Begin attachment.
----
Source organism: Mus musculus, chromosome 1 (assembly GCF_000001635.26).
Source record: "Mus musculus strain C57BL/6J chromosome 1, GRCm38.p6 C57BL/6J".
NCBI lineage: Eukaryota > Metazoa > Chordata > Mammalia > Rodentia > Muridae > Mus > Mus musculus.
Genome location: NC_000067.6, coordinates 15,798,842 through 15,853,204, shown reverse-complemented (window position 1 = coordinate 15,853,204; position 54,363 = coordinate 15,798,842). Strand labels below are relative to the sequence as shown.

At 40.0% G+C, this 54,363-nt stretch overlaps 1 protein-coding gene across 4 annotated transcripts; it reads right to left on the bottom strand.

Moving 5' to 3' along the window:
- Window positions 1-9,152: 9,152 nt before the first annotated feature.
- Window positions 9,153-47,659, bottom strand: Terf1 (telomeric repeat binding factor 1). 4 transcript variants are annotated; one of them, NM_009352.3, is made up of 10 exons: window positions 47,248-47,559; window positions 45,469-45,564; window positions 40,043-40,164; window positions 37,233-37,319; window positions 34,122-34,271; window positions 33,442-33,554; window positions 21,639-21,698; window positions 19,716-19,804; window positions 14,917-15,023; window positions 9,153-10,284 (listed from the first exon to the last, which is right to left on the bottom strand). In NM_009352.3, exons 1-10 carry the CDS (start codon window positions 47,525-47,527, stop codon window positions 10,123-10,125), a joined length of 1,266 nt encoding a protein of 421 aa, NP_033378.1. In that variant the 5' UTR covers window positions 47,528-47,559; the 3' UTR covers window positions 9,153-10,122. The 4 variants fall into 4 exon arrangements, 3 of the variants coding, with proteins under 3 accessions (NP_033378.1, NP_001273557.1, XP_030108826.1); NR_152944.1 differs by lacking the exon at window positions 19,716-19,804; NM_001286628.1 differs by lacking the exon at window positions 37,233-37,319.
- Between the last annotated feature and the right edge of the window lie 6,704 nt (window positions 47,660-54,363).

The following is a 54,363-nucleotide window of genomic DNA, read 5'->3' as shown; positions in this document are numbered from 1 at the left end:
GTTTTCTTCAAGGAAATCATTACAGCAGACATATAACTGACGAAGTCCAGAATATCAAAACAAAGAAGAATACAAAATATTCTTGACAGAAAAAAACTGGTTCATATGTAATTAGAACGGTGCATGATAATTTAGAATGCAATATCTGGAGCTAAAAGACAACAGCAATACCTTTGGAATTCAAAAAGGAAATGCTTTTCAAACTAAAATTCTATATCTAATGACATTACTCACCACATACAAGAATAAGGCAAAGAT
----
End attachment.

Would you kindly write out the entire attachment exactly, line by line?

Source organism: Mus musculus, chromosome 1 (assembly GCF_000001635.26).
Source record: "Mus musculus strain C57BL/6J chromosome 1, GRCm38.p6 C57BL/6J".
NCBI lineage: Eukaryota > Metazoa > Chordata > Mammalia > Rodentia > Muridae > Mus > Mus musculus.
Genome location: NC_000067.6, coordinates 15,798,842 through 15,853,204, shown reverse-complemented (window position 1 = coordinate 15,853,204; position 54,363 = coordinate 15,798,842). Strand labels below are relative to the sequence as shown.

At 40.0% G+C, this 54,363-nt stretch overlaps 1 protein-coding gene across 4 annotated transcripts; it reads right to left on the bottom strand.

Moving 5' to 3' along the window:
- Window positions 1-9,152: 9,152 nt before the first annotated feature.
- Window positions 9,153-47,659, bottom strand: Terf1 (telomeric repeat binding factor 1). 4 transcript variants are annotated; one of them, NM_009352.3, is made up of 10 exons: window positions 47,248-47,559; window positions 45,469-45,564; window positions 40,043-40,164; window positions 37,233-37,319; window positions 34,122-34,271; window positions 33,442-33,554; window positions 21,639-21,698; window positions 19,716-19,804; window positions 14,917-15,023; window positions 9,153-10,284 (listed from the first exon to the last, which is right to left on the bottom strand). In NM_009352.3, exons 1-10 carry the CDS (start codon window positions 47,525-47,527, stop codon window positions 10,123-10,125), a joined length of 1,266 nt encoding a protein of 421 aa, NP_033378.1. In that variant the 5' UTR covers window positions 47,528-47,559; the 3' UTR covers window positions 9,153-10,122. The 4 variants fall into 4 exon arrangements, 3 of the variants coding, with proteins under 3 accessions (NP_033378.1, NP_001273557.1, XP_030108826.1); NR_152944.1 differs by lacking the exon at window positions 19,716-19,804; NM_001286628.1 differs by lacking the exon at window positions 37,233-37,319.
- Between the last annotated feature and the right edge of the window lie 6,704 nt (window positions 47,660-54,363).

The following is a 54,363-nucleotide window of genomic DNA, read 5'->3' as shown; positions in this document are numbered from 1 at the left end:
GTTTTCTTCAAGGAAATCATTACAGCAGACATATAACTGACGAAGTCCAGAATATCAAAACAAAGAAGAATACAAAATATTCTTGACAGAAAAAAACTGGTTCATATGTAATTAGAACGGTGCATGATAATTTAGAATGCAATATCTGGAGCTAAAAGACAACAGCAATACCTTTGGAATTCAAAAAGGAAATGCTTTTCAAACTAAAATTCTATATCTAATGACATTACTCACCACATACAAGAATAAGGCAAAGAT